Wireless operators are turning cars into big mobile hotspots, but the question they are now grappling with is: Are their customers willing to pay for them as if they were mobile hotspots?
AT&T Inc. (NYSE: T), for one, is counting on it. The carrier is lending its 4G LTE network to Audi's new A3 sedans and is offering customers two ways to pay: a six-month plan for $99 and 5 GBytes of data or a 30-month plan for $499 and 30 GB of data, both after a six-month free trial. Come this summer, AT&T customers will be able to add their cars as another "device" on their Mobile Share data plans and keep tabs on how much data they've consumed each month. (See Audi Taps AT&T for In-Car LTE, AT&T Ups the Stakes in Connected Cars, and AT&T Beefs Up Connected Car Efforts .)
The data plan will give drivers access to Audi Connect services, including navigation, music streaming, and the wide world of the Internet from their dashboards. Audi has offered 3G connectivity on a monthly basis in the past and says it found that drivers preferred to pay in six-month or 2.5-year plans. (See Euronews: Vodafone Connects With Audi, VW.)
Whether or not customers will cough up for the service at all is up for debate, however. New research from Heavy Reading suggests that consumers are reluctant to pay for many connected car services and are even averse to others, for personal privacy reasons. But Danny Dicks, Heavy Reading analyst and author of the report, "Telecom Opportunities in Transportation Telematics & ITS," believes Audi drivers may be more likely to pay for connectivity based on how AT&T has structured the billing. (See Finding the Value in Transportation Telematics.)
"I think AT&T’s shared data plan idea is a good one. Adding the car connectivity won’t seem like adding a whole new subscription -- just adding another 'family member,' which probably looks like a better value to most drivers," Dicks tells Light Reading.
In general, however, Dicks believes that both connectivity and incremental services might be hard to sell a smartphone owner who has free apps or existing paid-for apps that can do something close to what’s being offered on the telematics platform: "The connected car idea needs to demonstrate real utility that can’t be replicated over existing devices and connections."
Audi and AT&T's service is similar to one Volvo has been offering with Ericsson AB (Nasdaq: ERIC) for the past few years, Volvo OnCall, which it rebranded at CES to Sensus Connect. The service comes with connectivity free for 12 months with a new Volvo, followed by a subscription, and includes infotainment features such as music streaming and restaurant location, roadside assistance, safety features, and -- a popular one in Sweden -- the ability to remotely heat the car before getting in.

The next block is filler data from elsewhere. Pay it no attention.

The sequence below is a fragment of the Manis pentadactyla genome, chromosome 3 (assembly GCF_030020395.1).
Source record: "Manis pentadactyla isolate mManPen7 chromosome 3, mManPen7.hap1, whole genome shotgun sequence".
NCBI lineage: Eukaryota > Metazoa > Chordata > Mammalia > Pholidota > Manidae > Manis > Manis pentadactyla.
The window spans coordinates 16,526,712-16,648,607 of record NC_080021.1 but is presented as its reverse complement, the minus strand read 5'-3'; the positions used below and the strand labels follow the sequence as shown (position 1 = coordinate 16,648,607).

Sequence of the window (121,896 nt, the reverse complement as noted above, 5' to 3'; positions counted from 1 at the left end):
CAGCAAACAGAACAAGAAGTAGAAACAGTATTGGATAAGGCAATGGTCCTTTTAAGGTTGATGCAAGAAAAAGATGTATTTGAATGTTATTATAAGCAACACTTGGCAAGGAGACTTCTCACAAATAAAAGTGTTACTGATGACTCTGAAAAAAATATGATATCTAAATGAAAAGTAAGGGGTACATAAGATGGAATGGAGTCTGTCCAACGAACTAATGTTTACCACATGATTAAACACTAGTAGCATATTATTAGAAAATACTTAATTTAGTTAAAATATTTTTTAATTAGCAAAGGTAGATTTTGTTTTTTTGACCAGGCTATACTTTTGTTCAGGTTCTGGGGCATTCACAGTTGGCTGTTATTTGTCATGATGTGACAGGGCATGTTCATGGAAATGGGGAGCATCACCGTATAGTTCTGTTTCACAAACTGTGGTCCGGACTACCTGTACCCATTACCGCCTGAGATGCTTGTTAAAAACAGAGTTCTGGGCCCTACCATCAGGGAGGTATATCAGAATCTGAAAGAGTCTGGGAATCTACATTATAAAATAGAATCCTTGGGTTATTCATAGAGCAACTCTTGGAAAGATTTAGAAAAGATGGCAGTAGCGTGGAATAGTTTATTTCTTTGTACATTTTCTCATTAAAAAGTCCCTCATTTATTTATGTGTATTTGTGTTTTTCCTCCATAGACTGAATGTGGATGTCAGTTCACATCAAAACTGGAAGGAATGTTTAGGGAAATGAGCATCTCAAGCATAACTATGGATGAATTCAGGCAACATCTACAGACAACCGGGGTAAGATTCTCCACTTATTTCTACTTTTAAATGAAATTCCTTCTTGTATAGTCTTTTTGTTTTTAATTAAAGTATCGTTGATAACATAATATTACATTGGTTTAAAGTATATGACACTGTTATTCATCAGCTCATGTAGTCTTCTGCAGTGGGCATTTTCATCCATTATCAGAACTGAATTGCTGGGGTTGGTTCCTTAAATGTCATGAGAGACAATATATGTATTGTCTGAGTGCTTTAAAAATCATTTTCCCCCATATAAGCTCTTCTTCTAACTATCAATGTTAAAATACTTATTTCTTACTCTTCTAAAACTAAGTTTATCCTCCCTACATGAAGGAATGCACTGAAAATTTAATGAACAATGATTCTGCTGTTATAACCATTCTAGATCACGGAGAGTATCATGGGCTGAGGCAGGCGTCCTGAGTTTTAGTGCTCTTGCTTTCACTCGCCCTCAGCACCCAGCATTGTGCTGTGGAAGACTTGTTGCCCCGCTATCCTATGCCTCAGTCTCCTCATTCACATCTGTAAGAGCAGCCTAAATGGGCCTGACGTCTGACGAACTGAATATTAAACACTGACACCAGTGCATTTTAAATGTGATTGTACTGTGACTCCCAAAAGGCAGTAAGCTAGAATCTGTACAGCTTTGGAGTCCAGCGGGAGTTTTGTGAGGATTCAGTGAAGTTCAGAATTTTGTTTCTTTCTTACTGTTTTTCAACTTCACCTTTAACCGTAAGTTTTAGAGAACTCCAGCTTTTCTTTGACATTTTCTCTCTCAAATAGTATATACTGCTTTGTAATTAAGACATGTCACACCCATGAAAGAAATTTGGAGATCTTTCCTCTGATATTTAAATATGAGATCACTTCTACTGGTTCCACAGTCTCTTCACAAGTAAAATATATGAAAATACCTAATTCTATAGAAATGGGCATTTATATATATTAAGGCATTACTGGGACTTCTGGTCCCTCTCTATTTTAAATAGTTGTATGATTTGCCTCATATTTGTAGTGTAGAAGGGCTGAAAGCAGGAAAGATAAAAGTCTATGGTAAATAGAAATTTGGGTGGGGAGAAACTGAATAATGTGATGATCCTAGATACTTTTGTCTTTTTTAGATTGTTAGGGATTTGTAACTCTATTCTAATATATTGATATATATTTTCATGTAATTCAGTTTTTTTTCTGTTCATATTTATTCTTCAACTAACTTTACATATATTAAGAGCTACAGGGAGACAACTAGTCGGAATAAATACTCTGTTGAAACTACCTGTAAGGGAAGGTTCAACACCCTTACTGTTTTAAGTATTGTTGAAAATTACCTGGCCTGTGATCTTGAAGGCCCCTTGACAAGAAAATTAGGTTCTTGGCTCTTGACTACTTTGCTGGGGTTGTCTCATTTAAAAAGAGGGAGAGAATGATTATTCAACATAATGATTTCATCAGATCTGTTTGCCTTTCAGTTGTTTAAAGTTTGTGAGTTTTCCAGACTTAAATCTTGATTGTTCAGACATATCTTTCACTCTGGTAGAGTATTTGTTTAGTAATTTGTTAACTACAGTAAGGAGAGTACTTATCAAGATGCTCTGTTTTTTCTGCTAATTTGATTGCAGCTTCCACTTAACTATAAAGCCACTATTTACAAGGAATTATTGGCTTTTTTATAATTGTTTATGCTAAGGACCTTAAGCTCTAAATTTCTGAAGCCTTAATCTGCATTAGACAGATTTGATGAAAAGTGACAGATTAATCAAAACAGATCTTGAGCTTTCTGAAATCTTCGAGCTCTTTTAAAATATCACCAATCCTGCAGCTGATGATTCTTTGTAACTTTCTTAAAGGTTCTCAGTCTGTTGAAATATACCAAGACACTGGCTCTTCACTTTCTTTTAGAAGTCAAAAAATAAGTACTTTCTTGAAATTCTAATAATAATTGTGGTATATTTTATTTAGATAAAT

Dicks says that Ericsson has had to find the services that work for Volvo, which happen to primarily be mashup style infotainment apps, but that operators might find luck looking into other opportunities for monetizing connected cars that have nothing to do with the driver or passenger.
For example, he suggests revamping traffic system modeling, which depends on accurate information about vehicle movements. It's currently an expensive and time-consuming process to collect this data via roadside surveys or automatic license plate recognition technology that ends up not always being accurate.
"But connected vehicles can generate just the sort of data the transport modelers at highway agencies and local government authorities need -- so there should be a business model there," he says. And, if operators own the SIM on which the data is collected, this could be a good opportunity for them, too.
It's still early days out on the connected road, but it's the area of machine-to-machine communications that is attracting the most interest from operators, and the opportunity will become more significant when the ROI issues are worked out. AT&T's subscription service with Audi will be a good test of consumers' willingness to pay in the US.
— Sarah Reedy, Senior Editor, Light Reading